Google Data Studio offers everything a marketer dreams of in an executive dashboard.
But, you need to know how to use it.
In this blog, I’ll teach you how to create a Google Data Studio dashboard for marketing.
What You’ll Learn:
- What are Google Data Studio Dashboards?
- What Can You Do with Data Studio Dashboards?
- Getting Started with Google Data Studio Dashboards
- Tips for Using Google Data Studio
What Are Google Data Studio Dashboards For Marketing?
Google Data Studio is a way to deliver data to clients in a way they’ll understand.
Because here’s the thing about SEO reports: communicating and presenting key metrics to clients who aren’t familiar with the data can be pretty complicated.
Excel charts aren’t exactly the most user-friendly, and even Google’s default dashboard leaves a little to be lacking in terms of visually presenting data.
Add on to that the headache of trying to include data from multiple sources into one view or chart.
For example, data pulled from Facebook and AdWords used to be extremely hard to analyze side-by-side.
At least, it was until Google introduced Data Studio.
Google Data Studio offers marketers several main benefits:
- Interactive Reports: Data Studio pulls data in real time to create interactive reports. Clients receiving these reports can filter by source and data to get the precise data they need.
- Full Customization: Data Studio dashboards are fully customizable. You can start with a blank slate or use a template to include whatever data you need. Further, customize these dashboards with charts, widgets, and other data. You can also edit fonts and colors.
- Data Blending: Data Studios allow users to blend data from multiple sources into a single graph.
- Collect Data From Multiple Sources: Data Studio can analyze hundreds of data sets using hundreds of connectors (methods of pulling data from third-party sources).
- Collaborate in Real Time: Use Data Studio to work on reports with others live. You can also restrict the access of different users, only allowing them to perform specific tasks.
It’s part of the new Google Analytics 360 Suite, which includes a bunch of other cool tools for Google users.
But it doesn’t come cheap.
Luckily, there’s a free version available that offers Data Studio.
What Can You Do With Google Data Studio Dashboards For Marketing?
Data Studio comes with a few major features.
1. Visualize and Customize Your Data
First up is the ability to visualize your data through highly configurable charts and tables.
Data Studio stores your data in a dashboard that’s fully customizable.
Basically, you start with a blank canvas and choose exactly what you want to appear where.
Create single-page dashboards for your team or multi-page reports for clients, all with information tailored to a particular campaign.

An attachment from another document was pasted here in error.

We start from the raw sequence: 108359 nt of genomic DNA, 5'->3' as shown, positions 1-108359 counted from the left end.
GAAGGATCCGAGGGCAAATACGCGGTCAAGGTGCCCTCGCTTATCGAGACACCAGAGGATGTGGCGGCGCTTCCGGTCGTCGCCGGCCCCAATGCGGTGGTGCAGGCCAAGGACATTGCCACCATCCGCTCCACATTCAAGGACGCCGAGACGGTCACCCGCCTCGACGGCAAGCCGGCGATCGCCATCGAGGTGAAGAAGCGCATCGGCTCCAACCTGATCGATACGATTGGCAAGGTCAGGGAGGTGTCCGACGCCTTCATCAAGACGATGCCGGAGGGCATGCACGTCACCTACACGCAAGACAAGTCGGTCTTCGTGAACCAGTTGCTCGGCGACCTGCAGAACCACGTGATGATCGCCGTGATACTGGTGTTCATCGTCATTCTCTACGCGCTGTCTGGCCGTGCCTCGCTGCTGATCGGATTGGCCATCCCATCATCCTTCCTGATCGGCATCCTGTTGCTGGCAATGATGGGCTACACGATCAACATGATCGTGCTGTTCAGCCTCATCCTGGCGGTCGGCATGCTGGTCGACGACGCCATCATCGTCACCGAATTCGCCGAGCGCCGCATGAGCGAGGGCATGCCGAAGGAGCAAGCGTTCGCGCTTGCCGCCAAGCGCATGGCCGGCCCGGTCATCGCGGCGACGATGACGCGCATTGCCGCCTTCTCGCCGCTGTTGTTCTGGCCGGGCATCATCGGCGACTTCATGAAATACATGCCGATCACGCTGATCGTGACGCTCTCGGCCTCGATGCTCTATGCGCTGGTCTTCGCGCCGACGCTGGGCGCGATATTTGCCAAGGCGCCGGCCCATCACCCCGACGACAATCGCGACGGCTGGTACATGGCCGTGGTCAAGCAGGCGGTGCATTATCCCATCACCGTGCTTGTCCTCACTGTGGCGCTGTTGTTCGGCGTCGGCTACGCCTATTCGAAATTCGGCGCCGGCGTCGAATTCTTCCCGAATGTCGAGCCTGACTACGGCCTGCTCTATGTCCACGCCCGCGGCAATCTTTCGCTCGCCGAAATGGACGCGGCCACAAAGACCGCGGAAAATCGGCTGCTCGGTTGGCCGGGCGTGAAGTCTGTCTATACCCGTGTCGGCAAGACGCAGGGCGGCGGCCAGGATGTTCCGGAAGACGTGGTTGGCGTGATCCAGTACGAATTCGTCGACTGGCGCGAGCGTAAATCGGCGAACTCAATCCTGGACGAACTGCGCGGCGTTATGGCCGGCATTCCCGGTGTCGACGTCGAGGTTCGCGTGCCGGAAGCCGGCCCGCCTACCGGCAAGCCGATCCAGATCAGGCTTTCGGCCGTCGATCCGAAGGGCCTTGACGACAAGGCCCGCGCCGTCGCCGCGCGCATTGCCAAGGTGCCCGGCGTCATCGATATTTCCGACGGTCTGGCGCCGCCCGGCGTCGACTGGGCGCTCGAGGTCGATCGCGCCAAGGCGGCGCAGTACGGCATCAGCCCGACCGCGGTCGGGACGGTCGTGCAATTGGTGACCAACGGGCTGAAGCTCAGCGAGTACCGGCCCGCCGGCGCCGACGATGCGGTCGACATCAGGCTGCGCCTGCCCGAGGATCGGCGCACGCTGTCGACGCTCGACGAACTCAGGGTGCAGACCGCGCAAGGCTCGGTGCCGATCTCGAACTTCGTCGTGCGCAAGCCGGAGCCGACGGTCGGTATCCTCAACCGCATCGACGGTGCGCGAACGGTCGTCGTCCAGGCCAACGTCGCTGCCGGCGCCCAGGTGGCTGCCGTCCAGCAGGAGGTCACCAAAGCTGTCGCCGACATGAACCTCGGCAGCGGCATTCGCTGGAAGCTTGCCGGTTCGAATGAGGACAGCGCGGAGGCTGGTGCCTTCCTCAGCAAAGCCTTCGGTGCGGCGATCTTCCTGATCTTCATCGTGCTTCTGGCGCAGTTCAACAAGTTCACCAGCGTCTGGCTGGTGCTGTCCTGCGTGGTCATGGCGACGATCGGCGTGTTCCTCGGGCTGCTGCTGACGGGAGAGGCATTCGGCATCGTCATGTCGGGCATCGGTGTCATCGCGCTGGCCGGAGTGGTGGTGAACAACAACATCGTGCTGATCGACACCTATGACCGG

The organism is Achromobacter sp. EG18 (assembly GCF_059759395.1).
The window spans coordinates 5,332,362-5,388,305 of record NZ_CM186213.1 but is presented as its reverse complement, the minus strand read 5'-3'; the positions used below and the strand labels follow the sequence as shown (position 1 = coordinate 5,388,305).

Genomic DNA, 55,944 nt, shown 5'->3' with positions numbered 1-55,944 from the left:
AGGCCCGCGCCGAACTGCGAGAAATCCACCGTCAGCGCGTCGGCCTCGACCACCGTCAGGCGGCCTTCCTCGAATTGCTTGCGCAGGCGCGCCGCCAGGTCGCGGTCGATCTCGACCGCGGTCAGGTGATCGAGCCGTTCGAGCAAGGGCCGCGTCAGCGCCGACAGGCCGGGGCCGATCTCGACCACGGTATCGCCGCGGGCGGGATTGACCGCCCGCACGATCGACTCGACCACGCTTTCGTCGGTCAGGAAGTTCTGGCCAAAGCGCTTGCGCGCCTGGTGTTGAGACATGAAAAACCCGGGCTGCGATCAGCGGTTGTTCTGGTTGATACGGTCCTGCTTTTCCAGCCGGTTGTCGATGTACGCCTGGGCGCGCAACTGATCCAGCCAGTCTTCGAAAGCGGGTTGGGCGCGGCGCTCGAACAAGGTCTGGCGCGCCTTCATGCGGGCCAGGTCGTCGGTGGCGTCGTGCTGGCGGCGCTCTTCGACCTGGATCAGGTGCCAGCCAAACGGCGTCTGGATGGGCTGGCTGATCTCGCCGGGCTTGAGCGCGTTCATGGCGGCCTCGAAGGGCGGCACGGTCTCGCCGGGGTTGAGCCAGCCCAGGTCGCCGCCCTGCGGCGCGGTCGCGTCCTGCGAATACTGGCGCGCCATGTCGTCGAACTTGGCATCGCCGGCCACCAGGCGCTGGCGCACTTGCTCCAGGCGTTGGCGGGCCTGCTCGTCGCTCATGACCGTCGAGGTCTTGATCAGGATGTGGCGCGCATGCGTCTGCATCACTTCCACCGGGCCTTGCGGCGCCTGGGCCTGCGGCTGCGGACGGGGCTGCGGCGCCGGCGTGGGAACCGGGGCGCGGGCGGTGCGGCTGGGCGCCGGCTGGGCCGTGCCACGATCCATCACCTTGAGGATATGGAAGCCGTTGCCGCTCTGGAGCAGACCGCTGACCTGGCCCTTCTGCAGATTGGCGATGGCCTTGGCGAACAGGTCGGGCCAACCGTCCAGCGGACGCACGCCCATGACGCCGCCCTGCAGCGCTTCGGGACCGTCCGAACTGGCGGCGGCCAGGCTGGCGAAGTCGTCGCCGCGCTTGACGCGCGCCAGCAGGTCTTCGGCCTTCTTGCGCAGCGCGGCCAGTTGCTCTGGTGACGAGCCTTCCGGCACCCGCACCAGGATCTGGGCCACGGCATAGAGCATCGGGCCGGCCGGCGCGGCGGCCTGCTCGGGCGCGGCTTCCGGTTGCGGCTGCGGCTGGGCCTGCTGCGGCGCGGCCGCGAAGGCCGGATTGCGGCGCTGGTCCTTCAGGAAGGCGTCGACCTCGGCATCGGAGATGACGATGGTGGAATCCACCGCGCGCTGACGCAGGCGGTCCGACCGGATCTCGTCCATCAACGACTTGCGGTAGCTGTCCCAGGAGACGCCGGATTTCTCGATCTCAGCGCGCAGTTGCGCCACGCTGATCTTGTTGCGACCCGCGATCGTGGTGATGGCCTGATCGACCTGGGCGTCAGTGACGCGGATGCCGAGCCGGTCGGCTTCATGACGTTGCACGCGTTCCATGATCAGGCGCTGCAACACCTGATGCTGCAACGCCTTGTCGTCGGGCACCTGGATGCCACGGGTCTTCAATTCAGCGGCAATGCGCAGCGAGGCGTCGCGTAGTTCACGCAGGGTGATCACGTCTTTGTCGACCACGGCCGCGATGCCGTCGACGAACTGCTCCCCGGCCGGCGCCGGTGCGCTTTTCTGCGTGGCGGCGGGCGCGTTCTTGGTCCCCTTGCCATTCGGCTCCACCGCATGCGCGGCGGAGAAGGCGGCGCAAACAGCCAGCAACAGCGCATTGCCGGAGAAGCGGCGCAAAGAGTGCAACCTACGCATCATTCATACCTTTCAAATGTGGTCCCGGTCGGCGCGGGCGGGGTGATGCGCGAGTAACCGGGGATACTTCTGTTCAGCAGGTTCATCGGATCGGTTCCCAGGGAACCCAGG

It features an easy drag-and-drop editor, and visualization includes bar charts, pie charts, time series, geo maps, paginated data tables, and more.
There are no fixed columns or widget areas, so you can literally drag-and-drop data anywhere that makes the most sense for your specific report.
You can also include links and clickable images to create video libraries, product catalogs, etc.
The dashboard is also fully interactive, so you and your clients can click on dropdowns, etc. to update information in real time.
For example, I can include a full Source/Medium report like the one below, where I could pull data from different traffic sources and channels to show clients how each channel is performing, and which sources are bringing in the most traffic.
And, for added flair, you can customize reports with different color schemes and logos, so they reflect your business.
One more thing: you can add as many widgets as you want. Google Analytics limits you to twelve, but there’s no cutoff in Data Studio.
2. Connect Your Data
Here’s the really cool part about Google Data Studio SEO: you can add different data sources to your dashboard.
If you work in marketing, you know that’s worth a little geeking-out over, as there’s no way to do something similar in Google Analytics.
The ability to pull from different sources lets you mix and match what data appears in each report based on what’s most important to that client.
So, if your biggest PPC channels are Google AdWords and YouTube, you can put both sets of analytics side-by-side.
Even cooler? You can pull data from sources that aren’t associated with Google, like Facebook Analytics, Bing Ads, and Twitter Ads, through the use of third-party data connectors.